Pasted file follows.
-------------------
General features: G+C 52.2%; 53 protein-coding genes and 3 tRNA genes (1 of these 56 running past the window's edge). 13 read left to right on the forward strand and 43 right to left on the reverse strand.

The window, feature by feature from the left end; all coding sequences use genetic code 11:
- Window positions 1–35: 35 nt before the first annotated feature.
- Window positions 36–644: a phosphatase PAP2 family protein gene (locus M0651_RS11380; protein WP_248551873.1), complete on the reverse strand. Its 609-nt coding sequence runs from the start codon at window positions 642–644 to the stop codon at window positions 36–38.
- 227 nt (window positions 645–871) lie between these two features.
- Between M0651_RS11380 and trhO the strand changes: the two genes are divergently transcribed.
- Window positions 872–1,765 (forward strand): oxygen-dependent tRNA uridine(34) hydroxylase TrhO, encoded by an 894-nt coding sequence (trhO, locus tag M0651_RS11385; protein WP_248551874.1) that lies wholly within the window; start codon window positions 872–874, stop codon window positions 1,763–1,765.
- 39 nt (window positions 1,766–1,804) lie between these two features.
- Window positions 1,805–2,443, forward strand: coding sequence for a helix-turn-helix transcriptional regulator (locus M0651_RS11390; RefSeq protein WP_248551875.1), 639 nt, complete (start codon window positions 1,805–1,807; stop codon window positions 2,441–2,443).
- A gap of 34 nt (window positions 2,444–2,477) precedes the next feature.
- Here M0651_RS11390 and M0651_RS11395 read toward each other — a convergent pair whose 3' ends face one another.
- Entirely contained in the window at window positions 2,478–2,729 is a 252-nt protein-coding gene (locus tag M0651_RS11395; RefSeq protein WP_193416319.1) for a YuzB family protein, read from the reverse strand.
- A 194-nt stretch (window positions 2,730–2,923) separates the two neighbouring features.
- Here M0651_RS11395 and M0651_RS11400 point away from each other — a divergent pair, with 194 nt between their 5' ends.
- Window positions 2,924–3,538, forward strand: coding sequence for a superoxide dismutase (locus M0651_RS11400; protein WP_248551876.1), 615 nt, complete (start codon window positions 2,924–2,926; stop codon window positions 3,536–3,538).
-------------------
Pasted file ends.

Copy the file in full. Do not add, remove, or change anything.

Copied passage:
General features: G+C 52.2%; 53 protein-coding genes and 3 tRNA genes (1 of these 56 running past the window's edge). 13 read left to right on the forward strand and 43 right to left on the reverse strand.

The window, feature by feature from the left end; all coding sequences use genetic code 11:
- Window positions 1–35: 35 nt before the first annotated feature.
- Window positions 36–644: a phosphatase PAP2 family protein gene (locus M0651_RS11380; protein WP_248551873.1), complete on the reverse strand. Its 609-nt coding sequence runs from the start codon at window positions 642–644 to the stop codon at window positions 36–38.
- 227 nt (window positions 645–871) lie between these two features.
- Between M0651_RS11380 and trhO the strand changes: the two genes are divergently transcribed.
- Window positions 872–1,765 (forward strand): oxygen-dependent tRNA uridine(34) hydroxylase TrhO, encoded by an 894-nt coding sequence (trhO, locus tag M0651_RS11385; protein WP_248551874.1) that lies wholly within the window; start codon window positions 872–874, stop codon window positions 1,763–1,765.
- 39 nt (window positions 1,766–1,804) lie between these two features.
- Window positions 1,805–2,443, forward strand: coding sequence for a helix-turn-helix transcriptional regulator (locus M0651_RS11390; RefSeq protein WP_248551875.1), 639 nt, complete (start codon window positions 1,805–1,807; stop codon window positions 2,441–2,443).
- A gap of 34 nt (window positions 2,444–2,477) precedes the next feature.
- Here M0651_RS11390 and M0651_RS11395 read toward each other — a convergent pair whose 3' ends face one another.
- Entirely contained in the window at window positions 2,478–2,729 is a 252-nt protein-coding gene (locus tag M0651_RS11395; RefSeq protein WP_193416319.1) for a YuzB family protein, read from the reverse strand.
- A 194-nt stretch (window positions 2,730–2,923) separates the two neighbouring features.
- Here M0651_RS11395 and M0651_RS11400 point away from each other — a divergent pair, with 194 nt between their 5' ends.
- Window positions 2,924–3,538, forward strand: coding sequence for a superoxide dismutase (locus M0651_RS11400; protein WP_248551876.1), 615 nt, complete (start codon window positions 2,924–2,926; stop codon window positions 3,536–3,538).